Yes, the title is cumbersome and the movie lives up to its name. Director Anders Thomas Jensen is one of the most outrageous film talents to emerge from Denmark since The Dogme 95 Collective, the cinema manifesto written by Lars von Trier and Thomas Vinterberg. Jensen is famous for The Green Butchers (2003), in which a pair of meat men find out that human flesh flies off the shelves of their shop, and Adam’s Apples (2005), where a neo-nazi aims to shake a priest of his faith while striving to make the perfect apple pie. His style is essentially pushing the envelope of absurdity.
In his new film, Jensen offers a transgressive satire about family and eugenics that ends up with a great meditation on what makes us human. Mads Mikkelsen (also in the ‘Hannibal’ television series and The Hunt, Vinterberg, 2012) is almost unrecognisable, and not because of his moustache. He plays Elias, who together with Gabriel (David Dencik) aims to reunite their father to the rest of the family. He is a troubled loner and a bizarre character, just like the rest of his family who live in an uninhabited island. Prepare yourself to bad taste scenes and battles. Jensen is trying to prove how men are close to animals. And not any animal, but hens, which as with most bird species don’t have external genitalia. They procreate using their cloaca and no penetration is involved. Hens are known for letting men touch their organs without fighting. The film touches on how manipulative men can behave while dealing with animals.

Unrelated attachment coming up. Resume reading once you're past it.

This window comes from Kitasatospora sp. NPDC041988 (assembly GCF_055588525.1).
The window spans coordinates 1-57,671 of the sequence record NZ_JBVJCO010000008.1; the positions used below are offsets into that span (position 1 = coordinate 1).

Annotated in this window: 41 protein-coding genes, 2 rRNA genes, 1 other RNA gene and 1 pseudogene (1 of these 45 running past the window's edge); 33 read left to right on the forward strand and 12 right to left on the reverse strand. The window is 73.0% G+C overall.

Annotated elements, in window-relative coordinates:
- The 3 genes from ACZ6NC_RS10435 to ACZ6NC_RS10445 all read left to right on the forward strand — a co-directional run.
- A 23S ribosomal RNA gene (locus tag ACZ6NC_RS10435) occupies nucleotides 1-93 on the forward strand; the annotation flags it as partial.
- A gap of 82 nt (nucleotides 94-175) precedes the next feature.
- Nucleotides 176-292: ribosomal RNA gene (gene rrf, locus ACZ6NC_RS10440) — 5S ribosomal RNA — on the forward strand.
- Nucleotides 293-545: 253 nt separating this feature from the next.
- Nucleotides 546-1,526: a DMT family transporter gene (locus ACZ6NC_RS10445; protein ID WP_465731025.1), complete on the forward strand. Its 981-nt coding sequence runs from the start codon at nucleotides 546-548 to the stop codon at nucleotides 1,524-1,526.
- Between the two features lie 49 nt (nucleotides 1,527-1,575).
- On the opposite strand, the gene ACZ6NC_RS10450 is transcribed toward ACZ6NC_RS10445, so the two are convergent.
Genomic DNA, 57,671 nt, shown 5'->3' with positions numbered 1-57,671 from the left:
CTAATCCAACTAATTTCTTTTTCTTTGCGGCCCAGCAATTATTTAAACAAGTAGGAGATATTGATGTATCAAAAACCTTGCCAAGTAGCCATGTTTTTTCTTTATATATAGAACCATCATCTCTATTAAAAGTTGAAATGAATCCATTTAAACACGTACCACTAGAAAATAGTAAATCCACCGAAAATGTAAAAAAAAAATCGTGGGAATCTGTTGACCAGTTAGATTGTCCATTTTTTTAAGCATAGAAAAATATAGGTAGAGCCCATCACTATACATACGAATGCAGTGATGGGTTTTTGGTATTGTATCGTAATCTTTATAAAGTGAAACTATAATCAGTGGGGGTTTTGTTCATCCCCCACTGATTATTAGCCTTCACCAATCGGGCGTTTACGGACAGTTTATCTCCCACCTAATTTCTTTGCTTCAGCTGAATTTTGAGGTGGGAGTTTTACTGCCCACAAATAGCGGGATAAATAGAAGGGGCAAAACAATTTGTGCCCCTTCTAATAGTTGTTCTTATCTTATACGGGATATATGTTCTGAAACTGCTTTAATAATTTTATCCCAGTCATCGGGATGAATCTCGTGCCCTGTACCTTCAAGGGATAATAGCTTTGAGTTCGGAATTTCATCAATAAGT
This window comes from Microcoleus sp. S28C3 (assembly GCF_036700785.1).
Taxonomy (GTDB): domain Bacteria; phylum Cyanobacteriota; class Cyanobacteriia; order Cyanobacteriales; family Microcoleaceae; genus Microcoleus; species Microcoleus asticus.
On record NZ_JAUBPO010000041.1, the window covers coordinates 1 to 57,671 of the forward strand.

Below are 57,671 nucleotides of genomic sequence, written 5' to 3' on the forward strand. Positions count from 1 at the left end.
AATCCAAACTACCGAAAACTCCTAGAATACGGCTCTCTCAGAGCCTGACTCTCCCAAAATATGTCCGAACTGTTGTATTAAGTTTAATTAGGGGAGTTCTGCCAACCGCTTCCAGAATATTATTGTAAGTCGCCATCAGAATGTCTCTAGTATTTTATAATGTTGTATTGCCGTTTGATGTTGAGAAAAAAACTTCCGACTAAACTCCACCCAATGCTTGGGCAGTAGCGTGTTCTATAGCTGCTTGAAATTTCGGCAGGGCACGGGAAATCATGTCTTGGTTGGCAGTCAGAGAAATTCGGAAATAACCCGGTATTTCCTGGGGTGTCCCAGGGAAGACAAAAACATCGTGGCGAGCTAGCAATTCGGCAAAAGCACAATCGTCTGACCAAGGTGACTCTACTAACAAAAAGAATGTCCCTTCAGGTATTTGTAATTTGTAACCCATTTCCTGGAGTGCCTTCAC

Men & Chicken is the kind of movie difficult to review, because it is hardly comparable to other films. It is hard to tell if it is likeable or not, it could easily offend delicate sensibilities. There is no doubt that Jensen is driving a long and winding road to become a cult filmmaker. One can say that his characters resemble the Three Stooges, but it is more than that. They are not only a nice varietal of men; they are deep. The quartet featured in Men & Chicken ponders existential mysteries. They are eccentric but they are also cute and silly. In Jensen’s words: “Civilisation is so, so thin. We have to learn everything in comparison to animals. We are a fragile race and dependent on each other”.
Most of the film is set in a former insane asylum an hour outside of Berlin. Originally, it was a German war hospital. Jensen wrote the story on this location which inspired the elements of the narrative. It includes dark comedy, but also drama and horror.
Men & Chicken has already broken box-office records in its native land Denmark and it was part of the vanguard section of the last Toronto International Film Festival. It was part 5th LOCO London Comedy Film Festival in April 2016, and out in cinemas in July. Watch the film trailer below: